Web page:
The Textbook Adoption Process:
How a Few States
Influence Us All
Q. Why do
so many states even have central purchasing of school textbooks, in this day
and age of rapid-fire marketing and distribution? I've heard that central
purchasing forces most school districts into accepting textbooks that otherwise
they would not want to purchase on their own. Shouldn't textbook purchasing
decisions be a local matter, for the educators that we parents and taxpayers
have some say-so over? What can we do to get rid of that practice?
it all started after the Civil War. The Southern states wanted to control how
the Civil War was depicted in school textbooks. They were the first to put
"spin" on history, in other words. But it mushroomed from there.
21 state education departments control textbook adoption in one form or
another. Since these include some of the most populous states, including
California and Texas, it's a de facto
nationalized textbook system, with only about three publishing companies big
enough to bid.
do you have to be a big company to bid on the textbook business in a given
state? Most state education departments or state textbook commissions require
expensive practices such as posting performance bonds, stocking book depositories,
and providing huge numbers of free samples.
a lot at stake: the U.S. textbook market is estimated to be worth $4.3 billion.
pressure to win these big states has caused the textbook publishers to have
their textbooks "developed" instead of written, however. Instead of a scholar
or small group of scholars researching and writing each textbook as a cohesive
whole, they are put together by a marketing committee, drawing from the "star
power" of numerous guest editors, usually college professors, who usually
haven't even read the textbook but still have their names placed on them and
committees cull through the content and remove "objectionable" words and story
scenes, using a "checklist" approach to keep any content that the government
textbook adoption specifications ban. They also work with a "readability" index
which prevents the use of interesting and complex vocabulary or syntax, thereby
dumbing down the textbook content to the least common denominator.
publishers shouldn't really be blamed. They're in business to make money, after
all. And you can't blame the people on these textbook adoption commissions or
in the state education departments; they're just following protocol.
should happen, to open up the lucrative textbook business to more diversity and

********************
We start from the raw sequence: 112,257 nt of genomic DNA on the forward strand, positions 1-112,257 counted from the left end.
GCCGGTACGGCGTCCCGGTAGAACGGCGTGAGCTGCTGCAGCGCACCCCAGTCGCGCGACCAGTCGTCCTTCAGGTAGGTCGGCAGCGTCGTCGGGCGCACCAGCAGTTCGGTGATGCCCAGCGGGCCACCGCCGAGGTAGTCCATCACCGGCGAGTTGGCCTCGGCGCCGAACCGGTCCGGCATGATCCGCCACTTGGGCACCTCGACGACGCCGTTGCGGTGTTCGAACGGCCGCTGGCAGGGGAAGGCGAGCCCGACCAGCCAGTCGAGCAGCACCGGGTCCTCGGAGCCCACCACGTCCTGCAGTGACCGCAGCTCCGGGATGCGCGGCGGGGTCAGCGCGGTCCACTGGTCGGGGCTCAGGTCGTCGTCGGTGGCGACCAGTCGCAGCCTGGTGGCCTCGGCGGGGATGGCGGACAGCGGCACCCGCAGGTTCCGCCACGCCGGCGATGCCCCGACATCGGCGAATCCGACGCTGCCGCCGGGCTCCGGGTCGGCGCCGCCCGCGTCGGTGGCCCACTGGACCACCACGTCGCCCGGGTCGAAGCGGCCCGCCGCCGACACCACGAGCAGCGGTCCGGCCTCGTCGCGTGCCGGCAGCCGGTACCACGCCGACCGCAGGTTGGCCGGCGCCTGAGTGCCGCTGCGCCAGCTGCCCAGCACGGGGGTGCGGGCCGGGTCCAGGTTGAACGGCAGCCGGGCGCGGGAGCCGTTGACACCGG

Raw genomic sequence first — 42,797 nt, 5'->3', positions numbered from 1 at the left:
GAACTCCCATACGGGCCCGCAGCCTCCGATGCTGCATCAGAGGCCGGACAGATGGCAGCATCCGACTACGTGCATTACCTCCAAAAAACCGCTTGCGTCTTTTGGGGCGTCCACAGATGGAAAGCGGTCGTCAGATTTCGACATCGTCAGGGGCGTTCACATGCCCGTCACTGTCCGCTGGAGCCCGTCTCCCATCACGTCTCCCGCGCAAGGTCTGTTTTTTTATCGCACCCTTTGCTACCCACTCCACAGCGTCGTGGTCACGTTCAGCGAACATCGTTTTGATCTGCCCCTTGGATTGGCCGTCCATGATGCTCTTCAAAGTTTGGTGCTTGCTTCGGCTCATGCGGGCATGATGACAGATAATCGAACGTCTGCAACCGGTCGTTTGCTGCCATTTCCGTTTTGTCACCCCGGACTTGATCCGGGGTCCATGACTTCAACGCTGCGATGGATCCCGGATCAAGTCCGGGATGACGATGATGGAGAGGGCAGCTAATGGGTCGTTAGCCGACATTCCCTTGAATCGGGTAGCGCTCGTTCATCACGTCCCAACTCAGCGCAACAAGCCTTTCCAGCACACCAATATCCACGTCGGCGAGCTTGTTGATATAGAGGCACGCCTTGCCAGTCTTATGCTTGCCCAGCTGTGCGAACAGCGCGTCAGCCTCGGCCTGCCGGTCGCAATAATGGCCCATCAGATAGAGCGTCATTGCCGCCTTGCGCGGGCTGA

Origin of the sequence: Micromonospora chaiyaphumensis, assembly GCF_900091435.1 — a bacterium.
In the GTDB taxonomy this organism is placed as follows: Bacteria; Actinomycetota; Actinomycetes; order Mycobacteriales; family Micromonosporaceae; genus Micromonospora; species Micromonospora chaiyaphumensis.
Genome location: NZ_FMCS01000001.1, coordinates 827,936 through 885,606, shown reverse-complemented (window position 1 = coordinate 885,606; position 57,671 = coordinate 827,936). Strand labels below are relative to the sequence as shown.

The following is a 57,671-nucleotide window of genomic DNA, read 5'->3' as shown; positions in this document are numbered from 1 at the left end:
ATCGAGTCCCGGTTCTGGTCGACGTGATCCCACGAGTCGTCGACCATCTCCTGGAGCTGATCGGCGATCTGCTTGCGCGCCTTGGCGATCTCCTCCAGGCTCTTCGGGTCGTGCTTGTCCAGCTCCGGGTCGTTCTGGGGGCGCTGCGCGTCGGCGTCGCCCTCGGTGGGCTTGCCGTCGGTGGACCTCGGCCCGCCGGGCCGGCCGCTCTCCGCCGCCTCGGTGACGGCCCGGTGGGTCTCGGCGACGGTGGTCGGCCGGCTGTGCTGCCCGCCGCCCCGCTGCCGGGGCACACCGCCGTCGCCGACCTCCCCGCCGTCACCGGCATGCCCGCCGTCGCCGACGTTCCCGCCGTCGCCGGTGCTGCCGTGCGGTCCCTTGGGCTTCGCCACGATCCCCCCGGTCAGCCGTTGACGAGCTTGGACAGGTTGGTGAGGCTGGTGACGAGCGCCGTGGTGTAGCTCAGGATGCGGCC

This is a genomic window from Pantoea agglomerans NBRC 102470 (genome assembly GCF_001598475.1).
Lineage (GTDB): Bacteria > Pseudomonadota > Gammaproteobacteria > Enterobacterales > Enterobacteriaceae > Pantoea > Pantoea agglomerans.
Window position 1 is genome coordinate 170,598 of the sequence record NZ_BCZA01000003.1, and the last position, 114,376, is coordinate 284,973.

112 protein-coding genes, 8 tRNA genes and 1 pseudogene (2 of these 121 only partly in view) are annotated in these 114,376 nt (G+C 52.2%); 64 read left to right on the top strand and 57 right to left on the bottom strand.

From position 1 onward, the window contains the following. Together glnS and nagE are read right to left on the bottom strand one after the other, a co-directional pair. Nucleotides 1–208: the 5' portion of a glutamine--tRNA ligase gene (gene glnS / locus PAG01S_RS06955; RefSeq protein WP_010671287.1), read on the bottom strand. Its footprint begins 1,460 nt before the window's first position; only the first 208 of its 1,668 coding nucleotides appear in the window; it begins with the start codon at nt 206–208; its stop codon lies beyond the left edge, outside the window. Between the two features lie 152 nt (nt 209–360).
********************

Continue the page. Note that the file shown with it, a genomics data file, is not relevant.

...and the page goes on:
quality, is for legislators to change the way textbooks can be adopted. Here
are some ideas from the Thomas Fordham Foundation:
- Textbook guidelines should create incentives for
quality rather than quantity.
- State officials should eliminate their bias guidelines
in general and California should abolish its "social content"
guidelines in particular. Generally, state adoption processes should
abandon the checklist approach—including the use of computerized key-word
searches and correlational analyses.
- Abandon the use of readability formulas.
- Adoption state officials should drop policies and
practices that discourage small, high-quality publishers from competing in
the textbook market.
- State education officials should reform the adoption
process to reveal the names of reviewers and encourage personal
- Districts, or groups of school districts, should be
authorized to petition the state education department to add specific
textbooks to the state-approved list.
- These additional recommendations represent an effort to
bring the textbook sector into better alignment with the No Child Left
Behind act and the premium it places on rigorous scientific research and
proven instructional programs.
- State lawmakers, private foundations, and professional
associations should create a book review industry for textbook authors.
- Fund new research centers to appraise textbook
effectiveness—and substantially expand textbook research and evaluation at
the U.S. Department of Education's What Works Clearinghouse. Federal,
state, and private dollars could be used to fund pilot tests of the
effectiveness of different textbooks on student achievement.
- Adoption state lawmakers should create a textbook
"safety net" that will prescribe instructional materials in
- Congress should consider modestly expanding federal
funding to assist states in purchasing effective instructional materials
in math, science, and history—as it has with the "Reading First"
program. But funds should only be provided for the purchase of materials
shown to be effective in increasing student achievement.
the Fordham Foundation article, "The Mad, Mad World of Textbook Adoption," www.edexcellence.net/foundation/publication/publication.cfm?id=335